Forms of Mercury
Elemental mercury has been used in a wide variety of equipment and consumer products, such as thermometers, blood pressure cuffs, barometers, switches, pressure regulators, and in some types of light bulbs.
Elemental mercury that is not in a closed container will slowly give off vapor and can accumulate in indoor air. For example, a broken fever thermometer that is not properly cleaned up (especially in carpet or on fabric) can leave behind elemental mercury that will give off low levels of vapor for many years. Breathing in low levels of mercury vapor for months to years can be harmful, especially for the developing fetus, infants and children.
Elemental mercury vapor easily moves from the lungs to the bloodstream. Heating elemental mercury speeds up evaporation and can quickly lead to dangerous vapor levels in a very short time and at high levels can be very harmful, even fatal.
On the other hand, eating a small amount of elemental mercury, like the amount in a fever thermometer, is not a serious concern because very little elemental mercury is absorbed through the stomach and intestines. (However, if you do swallow elemental mercury, please contact the poison control center at 1-800-222-1222.)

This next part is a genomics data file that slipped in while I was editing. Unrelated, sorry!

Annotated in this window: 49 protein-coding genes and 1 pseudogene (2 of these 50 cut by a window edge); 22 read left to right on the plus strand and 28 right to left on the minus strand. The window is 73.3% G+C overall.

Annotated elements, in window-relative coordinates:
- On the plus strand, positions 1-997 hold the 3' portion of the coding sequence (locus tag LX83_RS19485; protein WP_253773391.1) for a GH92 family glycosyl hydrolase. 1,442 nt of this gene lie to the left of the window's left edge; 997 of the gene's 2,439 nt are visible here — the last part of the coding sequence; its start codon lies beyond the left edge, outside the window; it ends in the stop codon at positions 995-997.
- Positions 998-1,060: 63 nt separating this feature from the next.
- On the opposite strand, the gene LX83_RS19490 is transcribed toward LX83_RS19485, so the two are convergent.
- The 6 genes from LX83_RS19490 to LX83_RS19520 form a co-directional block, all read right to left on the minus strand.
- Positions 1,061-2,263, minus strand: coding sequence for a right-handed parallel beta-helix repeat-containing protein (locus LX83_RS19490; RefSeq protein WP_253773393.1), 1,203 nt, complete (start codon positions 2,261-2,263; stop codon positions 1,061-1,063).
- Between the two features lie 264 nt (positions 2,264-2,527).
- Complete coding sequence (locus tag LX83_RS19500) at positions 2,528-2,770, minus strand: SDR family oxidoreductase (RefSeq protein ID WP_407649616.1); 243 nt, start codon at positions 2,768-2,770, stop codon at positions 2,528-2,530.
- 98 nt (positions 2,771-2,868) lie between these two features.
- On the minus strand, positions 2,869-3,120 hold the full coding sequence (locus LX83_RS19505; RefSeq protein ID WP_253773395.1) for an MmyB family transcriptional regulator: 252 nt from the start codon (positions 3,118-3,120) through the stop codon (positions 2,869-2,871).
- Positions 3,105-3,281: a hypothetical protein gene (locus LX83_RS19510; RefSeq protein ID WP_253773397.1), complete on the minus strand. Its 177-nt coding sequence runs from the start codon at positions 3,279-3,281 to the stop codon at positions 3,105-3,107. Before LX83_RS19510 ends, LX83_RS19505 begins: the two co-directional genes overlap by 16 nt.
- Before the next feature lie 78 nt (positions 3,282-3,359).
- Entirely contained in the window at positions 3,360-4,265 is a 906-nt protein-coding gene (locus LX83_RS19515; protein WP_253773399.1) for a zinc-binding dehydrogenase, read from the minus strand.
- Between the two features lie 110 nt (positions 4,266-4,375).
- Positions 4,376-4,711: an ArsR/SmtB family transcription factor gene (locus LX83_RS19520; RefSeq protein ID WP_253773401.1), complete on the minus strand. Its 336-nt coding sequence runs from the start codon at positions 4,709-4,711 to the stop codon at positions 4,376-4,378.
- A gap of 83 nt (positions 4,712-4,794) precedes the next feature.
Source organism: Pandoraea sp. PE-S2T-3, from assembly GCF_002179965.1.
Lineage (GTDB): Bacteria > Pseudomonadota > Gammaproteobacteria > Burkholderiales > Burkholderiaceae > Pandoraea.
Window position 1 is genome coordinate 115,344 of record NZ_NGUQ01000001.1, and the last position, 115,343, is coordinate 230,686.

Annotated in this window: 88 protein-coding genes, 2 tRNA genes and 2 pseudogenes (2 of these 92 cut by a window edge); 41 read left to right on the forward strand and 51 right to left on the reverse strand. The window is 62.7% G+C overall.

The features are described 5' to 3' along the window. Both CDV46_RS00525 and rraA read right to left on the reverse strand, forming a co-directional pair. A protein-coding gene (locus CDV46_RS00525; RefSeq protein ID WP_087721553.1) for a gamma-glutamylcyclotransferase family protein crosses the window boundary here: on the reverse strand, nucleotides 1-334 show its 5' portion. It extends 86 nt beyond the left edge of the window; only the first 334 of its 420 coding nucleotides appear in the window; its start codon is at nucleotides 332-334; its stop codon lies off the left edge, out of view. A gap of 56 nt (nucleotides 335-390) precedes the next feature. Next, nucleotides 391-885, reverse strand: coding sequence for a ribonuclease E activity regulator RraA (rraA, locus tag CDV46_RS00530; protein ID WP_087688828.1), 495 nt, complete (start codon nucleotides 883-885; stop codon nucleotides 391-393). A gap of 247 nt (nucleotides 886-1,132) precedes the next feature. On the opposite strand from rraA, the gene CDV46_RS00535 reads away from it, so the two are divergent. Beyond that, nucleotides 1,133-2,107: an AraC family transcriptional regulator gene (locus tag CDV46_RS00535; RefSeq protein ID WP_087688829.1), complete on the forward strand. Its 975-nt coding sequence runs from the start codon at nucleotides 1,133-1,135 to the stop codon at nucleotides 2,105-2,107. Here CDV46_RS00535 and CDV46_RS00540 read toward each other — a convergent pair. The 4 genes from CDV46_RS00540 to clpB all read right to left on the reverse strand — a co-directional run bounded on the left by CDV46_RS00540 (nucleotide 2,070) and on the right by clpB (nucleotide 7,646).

Methyl mercury easily passes from the stomach and intestines into the bloodstream and then can cause damage to the nervous system, especially when the nervous system is developing in fetuses, infants and children.
When elemental mercury in the air falls onto lakes and streams, certain bacteria chemically combine it with carbon to form methyl mercury. Fish accumulate methyl mercury from their food. Fish that feed on other fish - such as walleye, northern pike, shark and swordfish - have the highest amounts of mercury. Fish that don't eat other fish, for example sunfish and salmon, have low levels of methyl mercury. Older, larger fish also have higher amounts because methyl mercury builds up in fish over time.
Fish provide many health benefits. Fish are an excellent source of low fat protein, omega 3 fatty acids and other nutrients. If you follow MDH’s advice, the methyl mercury in the fish you eat will be safely eliminated between meals. For advice on how to choose which fish to eat and how often, see Fish Consumption Advice from MDH.
Other forms of Mercury
Mercury naturally occurs in the environment in a salt form or in rock, such as cinnabar. Some inorganic mercury compounds were commonly used in the United States as medicine, but most are no longer in use.
Mercury compounds have been used in some products including fungicides, antiseptics or disinfectants. Some traditional medicines, such as skin lighteners or freckle creams, can contain high levels of mercury. All medicines with unknown ingredients should be avoided.